When I was a teenager, I wrote poetry. Well, maybe that’s the wrong word. It was half-baked doggerel chopped up into lines that showed how really angsty I was, man, and how no one understood me. You know. Teenage stuff. I scrawled in notebooks, filling endless pages with such nonsense.

I grew out of it of course, like so many do. We regard our juvenilia as a source of embarrassment. Items made when we were still learning to exist. So I stopped writing poetry after the first year of university, lacking the inclination. I tried to carry on for a...


A report into the spread of M3W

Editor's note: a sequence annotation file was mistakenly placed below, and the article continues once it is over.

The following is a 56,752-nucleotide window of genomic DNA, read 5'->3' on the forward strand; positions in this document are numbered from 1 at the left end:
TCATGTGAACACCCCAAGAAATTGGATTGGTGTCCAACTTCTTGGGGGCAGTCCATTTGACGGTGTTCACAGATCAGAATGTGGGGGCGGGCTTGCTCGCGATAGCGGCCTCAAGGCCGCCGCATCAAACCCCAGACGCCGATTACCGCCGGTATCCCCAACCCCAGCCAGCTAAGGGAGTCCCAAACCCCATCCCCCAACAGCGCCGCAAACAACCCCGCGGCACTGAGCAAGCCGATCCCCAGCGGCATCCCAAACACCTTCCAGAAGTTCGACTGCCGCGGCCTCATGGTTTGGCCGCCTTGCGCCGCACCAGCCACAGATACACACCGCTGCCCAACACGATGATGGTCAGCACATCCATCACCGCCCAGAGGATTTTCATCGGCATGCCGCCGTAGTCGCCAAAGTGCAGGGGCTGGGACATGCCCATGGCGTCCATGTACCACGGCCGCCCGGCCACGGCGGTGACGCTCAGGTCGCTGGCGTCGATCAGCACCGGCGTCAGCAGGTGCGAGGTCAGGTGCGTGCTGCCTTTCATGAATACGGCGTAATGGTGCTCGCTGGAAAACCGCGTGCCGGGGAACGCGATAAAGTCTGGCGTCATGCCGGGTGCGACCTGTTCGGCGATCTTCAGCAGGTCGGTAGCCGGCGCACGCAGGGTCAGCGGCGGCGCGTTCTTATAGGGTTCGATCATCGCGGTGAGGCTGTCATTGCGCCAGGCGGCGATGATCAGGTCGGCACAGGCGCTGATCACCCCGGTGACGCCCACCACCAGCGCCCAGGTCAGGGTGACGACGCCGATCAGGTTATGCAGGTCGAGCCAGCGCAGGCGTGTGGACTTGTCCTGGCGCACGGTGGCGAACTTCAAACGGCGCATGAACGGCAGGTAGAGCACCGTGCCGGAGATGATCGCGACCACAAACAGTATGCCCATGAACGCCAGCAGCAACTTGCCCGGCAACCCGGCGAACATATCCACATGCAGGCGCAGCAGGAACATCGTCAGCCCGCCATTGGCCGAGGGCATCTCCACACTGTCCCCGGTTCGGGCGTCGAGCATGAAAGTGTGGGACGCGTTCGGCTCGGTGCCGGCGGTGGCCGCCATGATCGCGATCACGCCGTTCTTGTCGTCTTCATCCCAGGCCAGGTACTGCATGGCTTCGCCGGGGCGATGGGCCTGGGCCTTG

20 Sep 2016 Category: stories

Thank you all for attending in such trying circumstances. Dobson sends her apologies.

On July 31st, strain M3W appeared on the App store. As far as we can tell, patient zero downloaded the app that day. This whole mess started on that day.

It was published by a developer under the pseudonym TranZo. We have still to track them down. M3W was their first app and they did not pay for any advertisements or promotion. Typically, small apps appear then sit dormant on the store for years. If only we were that lucky in this case.


The Ambiguity of Captain Fantastic

14 Sep 2016 Category: films

Captain Fantastic is a brilliant film. Sensitive and compassionate, it tells the story of a family isolated from society, who are forced to go cross country to attend their mother’s funeral. In doing so, they have to enter mainstream society for the first time. It is remarkably beautiful, with an excellent script and nuanced performances, especially from the children and Viggo Mortensen as Ben.